The market rebounded from a sluggish 2002 when revenues totaled only $12.6 billion and the niche declined for the first time since IDC began charting it, according to Carl Olofson, research director for IDC's Information Management and Data Integration Software service.
Rivals Oracle, IBM, and Microsoft currently control about 75 percent of the increasingly healthy market for database server software, according to the Framingham, Mass.-based firm.
In 2003, Oracle garnered 39.8 percent of the market for software that helps users retrieve and store information, with IBM nabbing 31.3 percent and Microsoft grabbing 12.1, respectively.
Oracle seems to be enjoying the most fruits of its labors, despite being locked in a battle for control over applications rival PeopleSoft.
Oracle, the perennial database software leader, altered its strategy last year, opting for a ''grid computing'' approach in which several computers work together to shuttle data between users.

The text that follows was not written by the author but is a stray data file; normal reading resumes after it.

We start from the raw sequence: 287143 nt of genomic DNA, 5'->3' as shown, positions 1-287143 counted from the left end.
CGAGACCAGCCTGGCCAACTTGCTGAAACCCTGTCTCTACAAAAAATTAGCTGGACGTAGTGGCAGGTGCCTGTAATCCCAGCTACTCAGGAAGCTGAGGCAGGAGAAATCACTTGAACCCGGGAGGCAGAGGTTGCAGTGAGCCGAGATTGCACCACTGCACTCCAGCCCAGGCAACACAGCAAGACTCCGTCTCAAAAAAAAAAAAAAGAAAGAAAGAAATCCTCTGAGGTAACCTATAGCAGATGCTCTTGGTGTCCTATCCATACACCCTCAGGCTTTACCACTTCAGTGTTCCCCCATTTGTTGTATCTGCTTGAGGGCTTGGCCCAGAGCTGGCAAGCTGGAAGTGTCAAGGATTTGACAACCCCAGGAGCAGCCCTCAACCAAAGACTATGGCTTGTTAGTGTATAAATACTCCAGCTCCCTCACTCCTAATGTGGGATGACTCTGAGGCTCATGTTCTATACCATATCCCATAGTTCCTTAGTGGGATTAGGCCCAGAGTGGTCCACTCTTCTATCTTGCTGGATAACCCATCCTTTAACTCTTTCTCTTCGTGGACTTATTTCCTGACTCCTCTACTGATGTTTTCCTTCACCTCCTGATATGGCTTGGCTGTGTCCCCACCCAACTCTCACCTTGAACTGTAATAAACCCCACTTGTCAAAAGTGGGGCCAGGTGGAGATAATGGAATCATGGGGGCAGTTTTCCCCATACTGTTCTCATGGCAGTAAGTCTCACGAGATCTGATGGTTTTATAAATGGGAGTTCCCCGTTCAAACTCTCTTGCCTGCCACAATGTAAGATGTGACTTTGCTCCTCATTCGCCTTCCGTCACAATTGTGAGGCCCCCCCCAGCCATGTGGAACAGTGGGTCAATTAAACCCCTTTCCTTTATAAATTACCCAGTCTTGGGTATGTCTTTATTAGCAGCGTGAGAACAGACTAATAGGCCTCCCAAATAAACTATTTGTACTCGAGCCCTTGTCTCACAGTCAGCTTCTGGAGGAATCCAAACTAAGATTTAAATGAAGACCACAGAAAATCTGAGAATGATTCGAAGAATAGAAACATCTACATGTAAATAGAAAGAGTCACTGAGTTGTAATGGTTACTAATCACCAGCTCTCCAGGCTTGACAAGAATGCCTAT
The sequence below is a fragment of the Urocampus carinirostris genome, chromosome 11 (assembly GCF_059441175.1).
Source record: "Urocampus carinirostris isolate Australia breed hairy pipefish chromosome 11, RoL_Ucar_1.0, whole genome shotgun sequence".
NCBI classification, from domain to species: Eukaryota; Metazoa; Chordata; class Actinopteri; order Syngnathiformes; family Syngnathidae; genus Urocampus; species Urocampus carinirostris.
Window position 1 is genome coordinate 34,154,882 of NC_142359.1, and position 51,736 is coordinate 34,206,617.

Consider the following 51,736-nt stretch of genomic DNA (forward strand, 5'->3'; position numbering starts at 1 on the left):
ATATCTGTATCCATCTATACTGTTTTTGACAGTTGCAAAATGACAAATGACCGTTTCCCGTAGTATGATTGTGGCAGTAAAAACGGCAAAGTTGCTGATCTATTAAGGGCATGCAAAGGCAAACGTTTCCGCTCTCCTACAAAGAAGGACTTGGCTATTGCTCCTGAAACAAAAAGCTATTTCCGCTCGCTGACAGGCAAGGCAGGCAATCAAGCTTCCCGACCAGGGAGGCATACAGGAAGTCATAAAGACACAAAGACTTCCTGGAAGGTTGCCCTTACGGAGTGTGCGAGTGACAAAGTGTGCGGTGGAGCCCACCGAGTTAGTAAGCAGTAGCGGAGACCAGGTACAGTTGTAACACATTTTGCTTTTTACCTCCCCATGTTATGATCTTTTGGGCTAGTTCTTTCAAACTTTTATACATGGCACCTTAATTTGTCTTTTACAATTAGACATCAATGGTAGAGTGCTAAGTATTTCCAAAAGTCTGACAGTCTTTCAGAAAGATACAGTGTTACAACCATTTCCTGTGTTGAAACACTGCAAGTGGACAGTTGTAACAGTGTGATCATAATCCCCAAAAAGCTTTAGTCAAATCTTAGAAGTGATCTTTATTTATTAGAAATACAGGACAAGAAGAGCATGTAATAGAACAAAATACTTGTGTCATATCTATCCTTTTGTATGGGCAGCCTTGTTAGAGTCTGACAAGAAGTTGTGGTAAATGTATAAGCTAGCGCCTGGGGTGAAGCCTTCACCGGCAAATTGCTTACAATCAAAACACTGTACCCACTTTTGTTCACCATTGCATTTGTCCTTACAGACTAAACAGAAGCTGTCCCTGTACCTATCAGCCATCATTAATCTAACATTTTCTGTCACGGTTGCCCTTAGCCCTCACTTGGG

Olofson said IBM slipped slightly, with its growth coming mainly from customers' recommitment to mainframe DB2, and continued strong growth of mainframe DB2 tools for DBAs.
''IBM has been restructuring the pricing of mainframe products for a number of years and from a price/performance standpoint it's pretty competitive with other platforms,'' Olfoson said.
IBM recently unveiled plans for its next iteration of DB2 Universal Database, which is slated to have more than 200 new features, including self managing, or autonomic computing tools and new clustering perks and Linux support.
Olofson also said Microsoft's growth is tapering, as to be expected with the growth curve of a ''strong but maturing vendor.'' Microsoft is planning a major upgrade for its SQL Server database. SQL Server 2005 will appear next year with significantly enhanced security features for data encryption and decryption.
Looking forward, Olofson said he expects the market for database server software to experience solid growth, reaching nearly $20 billion by 2008.